Brandon Chai came in thinking that Biola wasn’t the place for him. He was a Korean guy who loved hip hop and nice shoes in a dorm of guys who shared none of those things. He could tell he didn’t really fit.
Often he would feel stereotyped. “One time someone asked me who my favorite rappers were,” he says. “I listed them off… and the first thing the person said was ‘Wow, none of them are Korean!’”
He felt like he was being put in a box. In high school much of the Korean crowd considered him “whitewashed”. On the other hand, white friends considered him Korean.
Brandon was stuck in the middle of two cultures; he didn’t even fully identify with any particular group.
“Anyone who knows me knows I’m so hip hop,” he says. Hip hop is his culture. His background.
He joined the Biola Rap Club, but once again, that identity didn’t help him out. It still didn’t feel like Biola embraced hip hop culture as a whole.
“The first two years at Biola were formative for me,” he says. “God really humbled me.”
Then, he performed for Punk N’ Pie. He ended up rapping his own song in front of hundreds of people. Dr. Barry Corey came up to him afterwards and told Brandon that he had never heard rap performed the way he had done it.
Brandon’s hip hop is biblically influenced. It’s raw, real and honest. Because of his conversation with Dr. Corey, he began to realize people were more open to his culture than he thought.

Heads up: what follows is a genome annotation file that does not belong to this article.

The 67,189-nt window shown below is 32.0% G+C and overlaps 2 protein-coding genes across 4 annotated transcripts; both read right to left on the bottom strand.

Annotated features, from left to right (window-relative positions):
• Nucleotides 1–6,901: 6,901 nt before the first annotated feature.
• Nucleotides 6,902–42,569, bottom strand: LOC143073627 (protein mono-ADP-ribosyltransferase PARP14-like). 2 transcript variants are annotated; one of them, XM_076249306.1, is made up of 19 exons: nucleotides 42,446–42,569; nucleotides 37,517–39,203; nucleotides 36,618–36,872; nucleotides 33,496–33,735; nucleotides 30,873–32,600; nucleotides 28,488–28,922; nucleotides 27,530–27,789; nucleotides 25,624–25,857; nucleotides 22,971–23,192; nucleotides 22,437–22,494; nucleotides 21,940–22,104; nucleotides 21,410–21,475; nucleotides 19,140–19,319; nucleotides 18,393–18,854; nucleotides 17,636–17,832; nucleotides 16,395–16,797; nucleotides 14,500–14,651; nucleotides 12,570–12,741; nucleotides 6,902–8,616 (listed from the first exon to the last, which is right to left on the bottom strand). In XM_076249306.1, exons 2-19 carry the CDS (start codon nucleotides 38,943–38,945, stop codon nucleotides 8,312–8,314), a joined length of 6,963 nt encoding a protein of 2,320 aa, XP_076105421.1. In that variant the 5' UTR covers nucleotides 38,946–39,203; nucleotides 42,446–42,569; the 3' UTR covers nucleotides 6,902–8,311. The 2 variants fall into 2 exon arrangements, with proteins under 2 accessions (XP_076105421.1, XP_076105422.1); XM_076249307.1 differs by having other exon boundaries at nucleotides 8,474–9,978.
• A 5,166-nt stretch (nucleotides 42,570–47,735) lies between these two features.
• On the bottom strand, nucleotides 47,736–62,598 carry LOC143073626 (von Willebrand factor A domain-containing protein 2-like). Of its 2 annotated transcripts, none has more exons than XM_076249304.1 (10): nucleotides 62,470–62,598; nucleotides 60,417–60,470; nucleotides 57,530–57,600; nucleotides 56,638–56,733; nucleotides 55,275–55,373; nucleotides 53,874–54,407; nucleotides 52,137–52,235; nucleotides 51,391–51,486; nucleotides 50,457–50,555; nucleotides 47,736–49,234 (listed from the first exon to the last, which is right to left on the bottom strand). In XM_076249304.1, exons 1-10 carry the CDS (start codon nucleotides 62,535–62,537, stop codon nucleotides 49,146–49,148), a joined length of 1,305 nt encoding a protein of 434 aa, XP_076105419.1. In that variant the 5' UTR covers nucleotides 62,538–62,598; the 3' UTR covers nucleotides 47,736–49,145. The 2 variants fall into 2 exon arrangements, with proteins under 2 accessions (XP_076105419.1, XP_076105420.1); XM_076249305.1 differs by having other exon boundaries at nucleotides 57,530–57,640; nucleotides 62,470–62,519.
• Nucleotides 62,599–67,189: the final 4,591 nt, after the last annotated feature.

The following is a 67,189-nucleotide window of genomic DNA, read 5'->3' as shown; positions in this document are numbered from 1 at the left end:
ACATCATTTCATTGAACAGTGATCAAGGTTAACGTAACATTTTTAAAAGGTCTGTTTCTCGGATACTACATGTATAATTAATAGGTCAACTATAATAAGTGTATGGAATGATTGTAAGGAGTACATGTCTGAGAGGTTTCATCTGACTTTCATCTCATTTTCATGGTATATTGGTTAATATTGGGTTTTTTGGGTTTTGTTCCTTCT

Brandon says he easily could have become bitter towards Biola. However, his heart slowly shifted from frustration to openness.
Brandon says he’s always been in the middle felt somewhat misunderstood. So instead of thinking of Biola’s culture as an enemy, he decided to treat Biola as more of a friend.
“There are some genuinely good people here,” he says. “Sometimes they just aren’t aware of what’s out there.” Brandon actively chooses not to hold anything against anyone. He says that people get out of Biola what they put into it.
Deciding to give Biola a chance opened up doors for him. He learned a lot from Dr. Kimber in his Biblical Interpretation class. Realizing he could approach reading scripture in a deeper way was important in his development.
Ultimately, Brandon decided he wasn’t going to act as if he was owed anything. His philosophy is that Biola isn’t perfect, but it also isn’t evil. His graciousness and perseverance have actually opened doors for him whereas bitterness would have hindered him.
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